Gift Giving in the House of Lancaster
Jewels all the Way
What value do we put on a man who is more than happy to buy gifts for the members of his family?
A man who is generous with the amount he spends?
John of Gaunt, Duke of Lancaster, and his son Henry Bolingbroke, Earl of Derby (later to become Henry IV after the deposition of Richard II), were both supremely generous gift givers, and how fortunate we are to have some details of the presents given by Henry in 1392.
My interest in this family developed through my novel of Katherine Swynford, The Scandalous Duchess, and my more recent writing about Elizabeth of Lancaster, Henry's sister, in The King's Sister. It was a very close knit family, always meeting to celebrate at the end of the year where the giving of gifts played a major role along with the festive dressing up, tournaments and mumming. I expect the tradition was particularly established by Edward III, father of John of Gaunt, who loved flamboyant games and costumes. In 1337, for games at Christmas, Edward ordered an artificial forest with gold and silver leaves, together with a hundred masks, some in the form of baboons' heads, to entertain the court
So back to the sparkling gifts ...
In the late fourteenth century, for this royal family the time for exchanging gifts was New Year's Day rather than Christmas, and the giving of gifts by an important man was more than simply a way to mark the day. One purpose of it was of course to bind the lucky recipient into an unbreakable bond of loyalty with the giver. Another was to exhibit the power of the giver in the value and ostentation of the gift. But some gifts were simply to give pleasure and show affection to a loved one.
And how open-handed Henry Bolingbroke was on New Year's Day in 1392 when a large number of the Lancaster family had met to celebrate Christmas at Hertford Castle, Duke John bringing his own minstrels with him. Henry might only be 25 years old, but he had obviously learned the value of largesse from his father.
These are Henry's gifts on record:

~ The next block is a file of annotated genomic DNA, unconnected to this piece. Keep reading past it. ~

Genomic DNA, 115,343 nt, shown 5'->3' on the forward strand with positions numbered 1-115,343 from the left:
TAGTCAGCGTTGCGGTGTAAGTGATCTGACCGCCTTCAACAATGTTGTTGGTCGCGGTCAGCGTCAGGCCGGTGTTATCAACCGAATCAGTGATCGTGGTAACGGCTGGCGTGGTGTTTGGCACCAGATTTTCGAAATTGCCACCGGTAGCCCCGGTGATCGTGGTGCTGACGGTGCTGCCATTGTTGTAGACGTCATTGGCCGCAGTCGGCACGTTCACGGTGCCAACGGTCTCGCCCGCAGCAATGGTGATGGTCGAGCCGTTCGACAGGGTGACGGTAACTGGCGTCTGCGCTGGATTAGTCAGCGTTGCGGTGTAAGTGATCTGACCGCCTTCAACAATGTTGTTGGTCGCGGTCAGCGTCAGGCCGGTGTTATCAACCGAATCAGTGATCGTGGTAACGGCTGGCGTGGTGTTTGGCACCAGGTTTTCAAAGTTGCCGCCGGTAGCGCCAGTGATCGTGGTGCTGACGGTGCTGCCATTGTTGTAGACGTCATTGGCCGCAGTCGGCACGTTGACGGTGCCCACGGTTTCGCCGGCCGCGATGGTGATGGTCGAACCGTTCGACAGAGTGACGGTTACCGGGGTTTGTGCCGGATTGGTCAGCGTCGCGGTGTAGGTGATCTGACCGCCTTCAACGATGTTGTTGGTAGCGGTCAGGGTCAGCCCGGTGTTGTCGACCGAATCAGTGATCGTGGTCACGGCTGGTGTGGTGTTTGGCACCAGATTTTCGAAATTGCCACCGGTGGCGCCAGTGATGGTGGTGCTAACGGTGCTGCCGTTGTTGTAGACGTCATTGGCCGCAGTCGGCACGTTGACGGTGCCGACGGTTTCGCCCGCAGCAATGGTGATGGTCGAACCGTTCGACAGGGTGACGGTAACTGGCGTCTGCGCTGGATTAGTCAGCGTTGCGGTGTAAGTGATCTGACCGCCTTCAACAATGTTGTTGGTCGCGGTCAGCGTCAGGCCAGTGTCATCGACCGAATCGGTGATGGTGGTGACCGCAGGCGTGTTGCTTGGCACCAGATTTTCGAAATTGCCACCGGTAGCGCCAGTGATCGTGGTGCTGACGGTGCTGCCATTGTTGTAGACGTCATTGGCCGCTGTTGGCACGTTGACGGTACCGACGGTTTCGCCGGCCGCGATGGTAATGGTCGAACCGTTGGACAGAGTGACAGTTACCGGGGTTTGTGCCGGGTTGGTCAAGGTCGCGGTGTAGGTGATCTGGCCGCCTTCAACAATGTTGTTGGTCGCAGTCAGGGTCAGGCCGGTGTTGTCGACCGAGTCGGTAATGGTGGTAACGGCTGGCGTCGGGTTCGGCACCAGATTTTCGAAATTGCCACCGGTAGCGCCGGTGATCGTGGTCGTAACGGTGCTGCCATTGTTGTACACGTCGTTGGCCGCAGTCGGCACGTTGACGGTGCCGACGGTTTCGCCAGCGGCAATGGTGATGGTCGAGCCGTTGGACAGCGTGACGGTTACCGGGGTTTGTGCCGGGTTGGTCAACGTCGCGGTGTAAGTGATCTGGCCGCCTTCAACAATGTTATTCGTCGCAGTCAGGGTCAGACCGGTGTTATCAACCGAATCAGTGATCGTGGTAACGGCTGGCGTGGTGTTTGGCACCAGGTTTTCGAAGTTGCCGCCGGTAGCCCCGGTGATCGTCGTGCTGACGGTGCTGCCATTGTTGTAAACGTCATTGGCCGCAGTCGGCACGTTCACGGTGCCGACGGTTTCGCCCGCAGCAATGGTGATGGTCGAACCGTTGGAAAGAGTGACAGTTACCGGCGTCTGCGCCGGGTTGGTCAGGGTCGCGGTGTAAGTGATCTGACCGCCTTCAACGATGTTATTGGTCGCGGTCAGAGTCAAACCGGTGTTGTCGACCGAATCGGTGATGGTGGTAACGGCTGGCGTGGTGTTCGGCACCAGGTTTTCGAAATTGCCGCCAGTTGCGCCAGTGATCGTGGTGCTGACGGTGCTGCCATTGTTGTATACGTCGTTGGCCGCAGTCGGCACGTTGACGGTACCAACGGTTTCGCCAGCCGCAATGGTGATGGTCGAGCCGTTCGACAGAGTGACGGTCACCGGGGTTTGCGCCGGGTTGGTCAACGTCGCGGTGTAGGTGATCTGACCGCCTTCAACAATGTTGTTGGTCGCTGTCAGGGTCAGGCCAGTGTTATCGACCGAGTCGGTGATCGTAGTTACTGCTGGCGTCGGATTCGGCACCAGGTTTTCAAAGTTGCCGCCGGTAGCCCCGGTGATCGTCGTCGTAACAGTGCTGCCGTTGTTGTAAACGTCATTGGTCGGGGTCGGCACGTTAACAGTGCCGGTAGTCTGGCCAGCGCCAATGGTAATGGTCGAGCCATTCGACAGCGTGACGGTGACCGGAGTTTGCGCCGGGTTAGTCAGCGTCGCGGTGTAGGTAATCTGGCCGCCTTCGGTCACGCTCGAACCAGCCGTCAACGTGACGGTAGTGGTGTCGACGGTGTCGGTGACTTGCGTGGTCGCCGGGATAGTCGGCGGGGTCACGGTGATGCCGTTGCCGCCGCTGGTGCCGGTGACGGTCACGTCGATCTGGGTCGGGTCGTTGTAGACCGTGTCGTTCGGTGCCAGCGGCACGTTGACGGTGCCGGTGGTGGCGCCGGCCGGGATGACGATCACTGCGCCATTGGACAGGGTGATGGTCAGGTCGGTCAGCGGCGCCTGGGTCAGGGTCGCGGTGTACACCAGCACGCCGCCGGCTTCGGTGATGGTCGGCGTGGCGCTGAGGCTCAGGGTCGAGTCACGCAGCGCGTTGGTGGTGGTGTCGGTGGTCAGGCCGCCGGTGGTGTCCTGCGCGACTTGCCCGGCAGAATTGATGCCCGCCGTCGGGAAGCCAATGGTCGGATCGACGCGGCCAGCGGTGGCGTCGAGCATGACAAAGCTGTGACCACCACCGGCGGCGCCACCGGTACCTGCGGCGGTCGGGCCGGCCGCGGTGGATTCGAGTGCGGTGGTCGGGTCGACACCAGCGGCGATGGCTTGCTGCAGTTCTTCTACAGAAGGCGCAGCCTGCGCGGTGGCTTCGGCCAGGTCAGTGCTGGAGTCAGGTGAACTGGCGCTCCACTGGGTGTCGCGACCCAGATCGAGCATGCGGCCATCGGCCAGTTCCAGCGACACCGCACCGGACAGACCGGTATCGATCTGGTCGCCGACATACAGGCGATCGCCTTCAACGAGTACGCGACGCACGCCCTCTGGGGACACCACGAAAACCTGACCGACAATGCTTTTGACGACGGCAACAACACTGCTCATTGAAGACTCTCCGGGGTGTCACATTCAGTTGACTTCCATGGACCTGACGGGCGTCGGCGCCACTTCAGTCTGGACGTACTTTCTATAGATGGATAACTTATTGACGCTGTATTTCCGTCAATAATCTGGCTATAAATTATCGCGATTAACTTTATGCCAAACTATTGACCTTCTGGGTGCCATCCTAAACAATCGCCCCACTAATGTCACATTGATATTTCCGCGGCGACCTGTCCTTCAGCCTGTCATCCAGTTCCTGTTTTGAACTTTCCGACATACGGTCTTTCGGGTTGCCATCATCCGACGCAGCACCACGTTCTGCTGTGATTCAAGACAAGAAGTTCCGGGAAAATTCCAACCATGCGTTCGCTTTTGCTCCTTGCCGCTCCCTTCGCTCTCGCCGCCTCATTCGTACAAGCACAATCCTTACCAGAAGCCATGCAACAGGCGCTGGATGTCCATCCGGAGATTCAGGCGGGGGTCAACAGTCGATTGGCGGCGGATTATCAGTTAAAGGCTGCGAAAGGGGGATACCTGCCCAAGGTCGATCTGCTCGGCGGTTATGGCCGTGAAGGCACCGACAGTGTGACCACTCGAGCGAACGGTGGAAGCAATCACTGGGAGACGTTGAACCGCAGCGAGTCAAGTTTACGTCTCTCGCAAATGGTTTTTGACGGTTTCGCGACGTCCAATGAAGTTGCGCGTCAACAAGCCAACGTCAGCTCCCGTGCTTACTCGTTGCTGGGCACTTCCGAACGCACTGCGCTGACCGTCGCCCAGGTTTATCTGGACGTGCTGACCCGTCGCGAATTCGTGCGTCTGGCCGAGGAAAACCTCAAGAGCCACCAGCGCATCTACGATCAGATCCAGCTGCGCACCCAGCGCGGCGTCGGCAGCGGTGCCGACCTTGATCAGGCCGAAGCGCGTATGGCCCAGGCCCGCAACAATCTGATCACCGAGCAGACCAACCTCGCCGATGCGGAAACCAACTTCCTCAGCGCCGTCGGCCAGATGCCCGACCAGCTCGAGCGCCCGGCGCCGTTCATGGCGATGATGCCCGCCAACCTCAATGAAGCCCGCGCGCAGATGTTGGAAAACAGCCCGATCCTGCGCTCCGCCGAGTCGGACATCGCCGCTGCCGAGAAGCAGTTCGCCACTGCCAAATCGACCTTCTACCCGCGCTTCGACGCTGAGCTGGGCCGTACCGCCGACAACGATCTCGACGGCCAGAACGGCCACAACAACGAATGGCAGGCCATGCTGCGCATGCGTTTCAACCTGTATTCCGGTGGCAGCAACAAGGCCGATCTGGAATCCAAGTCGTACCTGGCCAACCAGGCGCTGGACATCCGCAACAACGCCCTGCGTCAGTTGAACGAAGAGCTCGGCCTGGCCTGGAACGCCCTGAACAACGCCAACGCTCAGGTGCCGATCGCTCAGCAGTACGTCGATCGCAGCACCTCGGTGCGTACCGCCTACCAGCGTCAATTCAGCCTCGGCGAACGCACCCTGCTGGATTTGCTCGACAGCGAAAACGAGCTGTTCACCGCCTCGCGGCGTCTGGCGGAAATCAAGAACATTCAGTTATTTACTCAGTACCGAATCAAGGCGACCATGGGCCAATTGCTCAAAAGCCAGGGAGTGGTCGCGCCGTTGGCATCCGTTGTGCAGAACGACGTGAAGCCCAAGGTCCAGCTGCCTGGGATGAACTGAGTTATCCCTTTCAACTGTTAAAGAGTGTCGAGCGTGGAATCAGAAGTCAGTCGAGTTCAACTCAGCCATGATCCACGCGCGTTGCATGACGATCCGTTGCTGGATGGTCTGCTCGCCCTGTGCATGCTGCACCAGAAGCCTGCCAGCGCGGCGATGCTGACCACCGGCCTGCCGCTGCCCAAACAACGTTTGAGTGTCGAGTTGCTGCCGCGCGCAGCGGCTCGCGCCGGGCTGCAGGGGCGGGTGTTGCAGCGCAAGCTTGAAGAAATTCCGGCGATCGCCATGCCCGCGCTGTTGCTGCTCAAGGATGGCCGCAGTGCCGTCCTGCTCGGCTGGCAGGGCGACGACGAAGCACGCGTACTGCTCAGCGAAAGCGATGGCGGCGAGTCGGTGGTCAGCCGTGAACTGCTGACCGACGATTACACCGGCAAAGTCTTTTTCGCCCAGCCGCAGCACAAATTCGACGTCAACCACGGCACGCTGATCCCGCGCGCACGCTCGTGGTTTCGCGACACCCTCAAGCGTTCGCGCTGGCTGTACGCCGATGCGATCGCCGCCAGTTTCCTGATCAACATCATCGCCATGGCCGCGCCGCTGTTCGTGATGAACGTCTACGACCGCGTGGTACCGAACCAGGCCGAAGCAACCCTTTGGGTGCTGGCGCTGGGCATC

To the King (Richard II and cousin to Henry) - who was not present at Hertford - a gold brooch in the style of a panther with sapphires and pearls.
To his father the Duke of Lancaster, a gold swan with a ruby and pearls.
To Mary, his young wife, a golden hind covered in white enamel with a gold collar.
To Dame Katherine de Swynford (not yet married to the Duke but who clearly had a very close association with the whole family and was present at Hertford) a gold ring set with a diamonds.
To Joan Beaufort, illegitimate daughter of Dame Katherine and the Duke of Lancaster, a pair of paternosters - rosary beads - of coral and gold.
Jewels were also given to Constanza, the Duchess of Lancaster, who was not one of the party.
Also to Eleanor, the Duchess of Gloucester, Mary's sister.
And to Elizabeth, Countess of Huntingdon, Henry's sister.
I wish that we knew what these last gifts were.
Of all these gifts, the white enamelled hind is the most interesting. The use of white enamel was rare in jewellers' art, requiring great skill, and although there is no trace of Mary's golden hind, we have the famous and absolutely exquisite Dunstable Swan Jewel, which is breath-taking. It is a livery badge of the highest quality, made from opaque white enamel fused over gold with a gold chain and coronet. And this astonishing workmanship is tiny, only 3 cms high. It can be seen in the British Museum who bought it in 1966 when it was discovered in an excavation of a friary at Dunstable.
Did the Dunstable Swan belong to Henry? In the same account of these New Year's Gifts is a reference to Henry paying Ludwing the Goldsmith for the mending and enamelling of a gold swan of his own, which he had broken. Was this the Dunstable Swan Jewel? Or something very like it? The swan was one of the heraldic symbols of the Bohuns, Mary's family. It may be that the Dunstable Swan too belonged to Henry.
Henry continued to give extravagantly. In future years - such as 1393 - when he ordered the making of two suits of armour which were then sent on to Hertford for himself and Thomas Beaufort, the youngest son of Katherine and Duke John. Tournaments were part and parcel of the celebrations for this family and the new armour was to be displayed in the jousts.
In that same year, Henry's wife Mary and Dame Katherine were each presented with four lengths of white damask silk for gowns for the celebrations.
What a pleasure it is to see these personal touches, when much of history is taken up with politics and, battles, treachery and thwarted ambitions. How fortunate that the men of the Lancaster household kept personal accounts of where their money was spent.
And how splendid that the Dunstable Swan was discovered by chance in an archaeological dig.
Huge thanks to Anne for starting off 2015 with such a stunning glimpse of the past.
Anne's latest book
The King's Sister is available to buy from Amazon and all good book stores